Game shows have traditionally prospered on the Everyman quality of their contestants. It could be any of you, or even me, answering quiz questions on television in an attempt to win fortune and fame (it is no longer possible to discern what people crave more). I’m a Celebrity… Get Me Out of Here! is unique in its absence of the promise of life-changing wealth, perhaps because its contestants already have enough money to spend. In offering fame – what money can’t buy – the contest seems a particularly postmodern event.
An exchange between Anthony Worrall Thompson and Phil Tufnell, perhaps the two more genuine celebrities of I’m a Celebrity, exposed the absence of meaning in the programme. In discussing the rewards of winning this TV competition, about which Tufnell was sceptical, Worrall Thompson described the prospect of selling the story of his stay in Australia to a British tabloid newspaper. Tuffers’ admirably honest response to such a deal, "What the fuck is that?", was surprisingly screened by ITV1, because it is a rare acknowledgement of the show’s ephemeral nature. Worrall Thompson’s response that it meant "A big pay day" was an admission of the motives of most contestants.
The fame that is on offer is not any identifiable achievement, rather it perfectly epitomises the twenty-first century celebrity that is not tied to any discernable sense of merit. It is a secondary fame of sorts, one perpetuated by OK! and other so-called ‘celebrity magazines’, internet sources and entertainment programmes.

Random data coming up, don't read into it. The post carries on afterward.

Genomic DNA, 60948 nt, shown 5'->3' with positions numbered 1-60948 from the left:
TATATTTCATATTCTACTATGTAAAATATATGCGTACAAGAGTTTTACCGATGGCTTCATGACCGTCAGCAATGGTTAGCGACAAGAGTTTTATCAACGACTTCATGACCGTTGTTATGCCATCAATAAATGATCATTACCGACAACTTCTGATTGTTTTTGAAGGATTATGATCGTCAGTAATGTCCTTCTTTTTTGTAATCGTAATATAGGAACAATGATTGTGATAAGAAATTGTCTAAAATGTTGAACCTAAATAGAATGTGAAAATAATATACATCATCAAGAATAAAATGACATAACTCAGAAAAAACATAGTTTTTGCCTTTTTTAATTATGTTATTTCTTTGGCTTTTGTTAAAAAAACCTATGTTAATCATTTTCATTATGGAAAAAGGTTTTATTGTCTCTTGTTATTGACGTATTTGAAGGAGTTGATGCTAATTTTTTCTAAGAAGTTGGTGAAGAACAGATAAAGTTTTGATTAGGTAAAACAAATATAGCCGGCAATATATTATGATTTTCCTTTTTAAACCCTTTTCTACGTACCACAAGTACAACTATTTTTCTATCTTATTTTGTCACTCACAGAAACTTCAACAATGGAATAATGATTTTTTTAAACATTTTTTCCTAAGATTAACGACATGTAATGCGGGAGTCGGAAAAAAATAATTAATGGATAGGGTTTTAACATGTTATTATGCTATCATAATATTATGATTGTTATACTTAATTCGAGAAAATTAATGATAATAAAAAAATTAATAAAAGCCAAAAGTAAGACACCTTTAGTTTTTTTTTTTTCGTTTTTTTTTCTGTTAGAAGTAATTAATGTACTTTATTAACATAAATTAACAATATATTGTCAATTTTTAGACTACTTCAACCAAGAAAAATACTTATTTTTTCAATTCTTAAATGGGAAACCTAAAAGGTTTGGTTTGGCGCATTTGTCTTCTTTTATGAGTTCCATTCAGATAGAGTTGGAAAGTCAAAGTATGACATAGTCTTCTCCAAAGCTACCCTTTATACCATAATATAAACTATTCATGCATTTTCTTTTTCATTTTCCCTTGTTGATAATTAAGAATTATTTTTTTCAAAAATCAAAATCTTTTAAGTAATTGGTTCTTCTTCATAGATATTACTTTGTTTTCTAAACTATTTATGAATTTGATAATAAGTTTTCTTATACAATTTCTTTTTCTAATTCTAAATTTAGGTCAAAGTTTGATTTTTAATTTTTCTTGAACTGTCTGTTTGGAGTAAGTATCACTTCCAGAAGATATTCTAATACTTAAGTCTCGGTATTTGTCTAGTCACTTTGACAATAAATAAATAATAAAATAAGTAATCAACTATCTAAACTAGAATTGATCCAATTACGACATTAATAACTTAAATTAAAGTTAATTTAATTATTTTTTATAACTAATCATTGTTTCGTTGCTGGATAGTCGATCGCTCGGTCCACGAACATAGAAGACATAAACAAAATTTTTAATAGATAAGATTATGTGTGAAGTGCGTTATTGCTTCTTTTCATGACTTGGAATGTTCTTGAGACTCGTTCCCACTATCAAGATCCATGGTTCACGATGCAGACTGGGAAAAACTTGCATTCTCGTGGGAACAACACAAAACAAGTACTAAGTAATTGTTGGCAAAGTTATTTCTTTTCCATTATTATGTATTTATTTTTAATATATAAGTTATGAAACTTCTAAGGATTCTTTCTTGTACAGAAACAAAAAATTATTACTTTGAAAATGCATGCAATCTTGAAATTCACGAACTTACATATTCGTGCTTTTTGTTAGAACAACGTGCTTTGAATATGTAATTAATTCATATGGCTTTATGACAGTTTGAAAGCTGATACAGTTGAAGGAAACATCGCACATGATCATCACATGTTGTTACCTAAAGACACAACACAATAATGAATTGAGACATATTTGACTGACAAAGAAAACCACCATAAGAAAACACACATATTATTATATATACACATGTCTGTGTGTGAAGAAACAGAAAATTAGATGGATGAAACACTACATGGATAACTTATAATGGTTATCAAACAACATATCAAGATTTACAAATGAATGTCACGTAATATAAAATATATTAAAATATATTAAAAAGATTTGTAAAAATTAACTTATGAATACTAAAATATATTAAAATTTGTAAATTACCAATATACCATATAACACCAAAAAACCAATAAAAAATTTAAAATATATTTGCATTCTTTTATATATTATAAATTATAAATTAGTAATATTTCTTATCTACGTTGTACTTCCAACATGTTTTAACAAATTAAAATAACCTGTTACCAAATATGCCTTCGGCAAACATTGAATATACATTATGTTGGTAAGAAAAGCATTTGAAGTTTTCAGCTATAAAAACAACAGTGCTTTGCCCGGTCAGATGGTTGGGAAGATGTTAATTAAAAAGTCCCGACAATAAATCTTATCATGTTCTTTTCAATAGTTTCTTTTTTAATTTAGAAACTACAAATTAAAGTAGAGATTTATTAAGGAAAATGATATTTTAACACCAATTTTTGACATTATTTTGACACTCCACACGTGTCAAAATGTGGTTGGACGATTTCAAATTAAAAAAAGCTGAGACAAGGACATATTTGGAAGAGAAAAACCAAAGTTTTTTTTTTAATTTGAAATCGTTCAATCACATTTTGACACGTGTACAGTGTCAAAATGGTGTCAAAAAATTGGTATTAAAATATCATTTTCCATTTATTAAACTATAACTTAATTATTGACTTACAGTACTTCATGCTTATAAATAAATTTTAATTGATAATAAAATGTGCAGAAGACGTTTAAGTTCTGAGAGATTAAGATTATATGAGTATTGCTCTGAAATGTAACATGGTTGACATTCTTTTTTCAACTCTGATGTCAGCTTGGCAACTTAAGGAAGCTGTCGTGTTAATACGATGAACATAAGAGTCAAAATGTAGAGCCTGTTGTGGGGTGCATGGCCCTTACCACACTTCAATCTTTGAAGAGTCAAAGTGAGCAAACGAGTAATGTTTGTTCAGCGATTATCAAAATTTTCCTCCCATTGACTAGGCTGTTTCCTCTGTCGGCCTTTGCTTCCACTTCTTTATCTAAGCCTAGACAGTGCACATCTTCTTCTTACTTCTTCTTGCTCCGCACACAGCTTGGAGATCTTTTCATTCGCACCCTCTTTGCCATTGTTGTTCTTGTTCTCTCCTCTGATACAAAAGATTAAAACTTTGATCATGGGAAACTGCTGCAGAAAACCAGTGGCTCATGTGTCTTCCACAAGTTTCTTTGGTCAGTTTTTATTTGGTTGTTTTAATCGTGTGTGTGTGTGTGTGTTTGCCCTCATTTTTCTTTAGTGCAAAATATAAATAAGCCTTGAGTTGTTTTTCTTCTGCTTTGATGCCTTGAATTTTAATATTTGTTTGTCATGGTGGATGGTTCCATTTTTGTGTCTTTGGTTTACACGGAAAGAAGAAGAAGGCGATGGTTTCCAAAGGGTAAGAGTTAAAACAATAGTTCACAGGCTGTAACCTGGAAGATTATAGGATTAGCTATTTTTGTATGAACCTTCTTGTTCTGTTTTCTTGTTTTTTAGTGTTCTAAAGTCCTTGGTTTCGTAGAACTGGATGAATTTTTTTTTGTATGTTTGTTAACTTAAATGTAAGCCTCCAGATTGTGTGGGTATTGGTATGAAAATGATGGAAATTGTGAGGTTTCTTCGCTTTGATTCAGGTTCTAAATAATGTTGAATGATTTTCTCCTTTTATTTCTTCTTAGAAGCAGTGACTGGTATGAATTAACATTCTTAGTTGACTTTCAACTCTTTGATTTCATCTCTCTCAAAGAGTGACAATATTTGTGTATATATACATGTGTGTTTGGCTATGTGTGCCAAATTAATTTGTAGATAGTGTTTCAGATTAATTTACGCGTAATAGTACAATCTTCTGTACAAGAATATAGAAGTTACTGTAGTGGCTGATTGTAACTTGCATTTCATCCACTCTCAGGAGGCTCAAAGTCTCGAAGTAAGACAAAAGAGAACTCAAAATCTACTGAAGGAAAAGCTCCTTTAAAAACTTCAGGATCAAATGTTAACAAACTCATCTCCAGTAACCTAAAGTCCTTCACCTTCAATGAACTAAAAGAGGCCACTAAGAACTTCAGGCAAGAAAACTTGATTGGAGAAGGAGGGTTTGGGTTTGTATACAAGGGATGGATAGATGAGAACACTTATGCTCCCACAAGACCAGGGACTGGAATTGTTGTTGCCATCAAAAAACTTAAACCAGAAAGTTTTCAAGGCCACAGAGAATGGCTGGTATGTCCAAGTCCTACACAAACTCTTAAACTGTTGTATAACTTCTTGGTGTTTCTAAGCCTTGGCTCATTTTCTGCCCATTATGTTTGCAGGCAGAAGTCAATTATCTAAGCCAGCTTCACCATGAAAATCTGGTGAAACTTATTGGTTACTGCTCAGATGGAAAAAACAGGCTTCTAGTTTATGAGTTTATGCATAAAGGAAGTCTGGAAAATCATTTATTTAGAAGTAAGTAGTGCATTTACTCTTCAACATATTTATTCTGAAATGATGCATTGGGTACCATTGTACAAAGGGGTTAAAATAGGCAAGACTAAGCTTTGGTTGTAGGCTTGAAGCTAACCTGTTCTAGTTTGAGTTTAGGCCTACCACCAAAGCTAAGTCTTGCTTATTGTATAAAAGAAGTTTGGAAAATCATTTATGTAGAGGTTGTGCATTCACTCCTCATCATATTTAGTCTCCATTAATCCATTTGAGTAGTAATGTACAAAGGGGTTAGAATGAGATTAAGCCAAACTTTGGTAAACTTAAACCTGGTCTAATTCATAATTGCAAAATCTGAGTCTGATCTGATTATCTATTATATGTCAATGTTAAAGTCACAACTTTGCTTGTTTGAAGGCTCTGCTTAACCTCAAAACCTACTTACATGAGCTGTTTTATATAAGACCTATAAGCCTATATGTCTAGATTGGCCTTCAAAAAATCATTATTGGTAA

Add to this the programme’s questionable reality: the contest exists only for television, so how do we know it is not the ultimate simulation, that it is not all acted in a studio in Cricklewood? How do we know that Ant and Dec have not been replaced by look-alikes playing the cheeky chappies’ Byker Grove alter egos?
In his 1995 essay, ‘The Gulf War Did Not Take Place’, the postmodernist thinker Jean Baudrillard described how it was impossible to distinguish the first Gulf War from a simulation of such an event. With no direct experience of the fighting, we could only experience it at home on our flickering sets, with battlefield action broken down into easily consumable 30-second films of war.
Thus, like the Gulf War, in reality I’m a Celebrity… Get Me Out of Here! did not take place, but existed only in an electronic space that is generated by our needy antennae that support such media outputs.
The pure simulacrum of I’m a Celebrity was never even a real-life event made into media fodder. In its pure televisual existence, that ‘reported’ on the day’s jungle activities, it is the ultimate reality show, because it contains not even one shred of real life. How do we know the hour-long programmes on ITV1 were not entirely scripted, whilst the rolling coverage on ITV2 was not digitally generated virtual entertainment, designed to minister to our craving for celebrity consumption?
Of course, if we expose productions for which the only purpose is to fill the space of the media, then this newspaper article does not exist.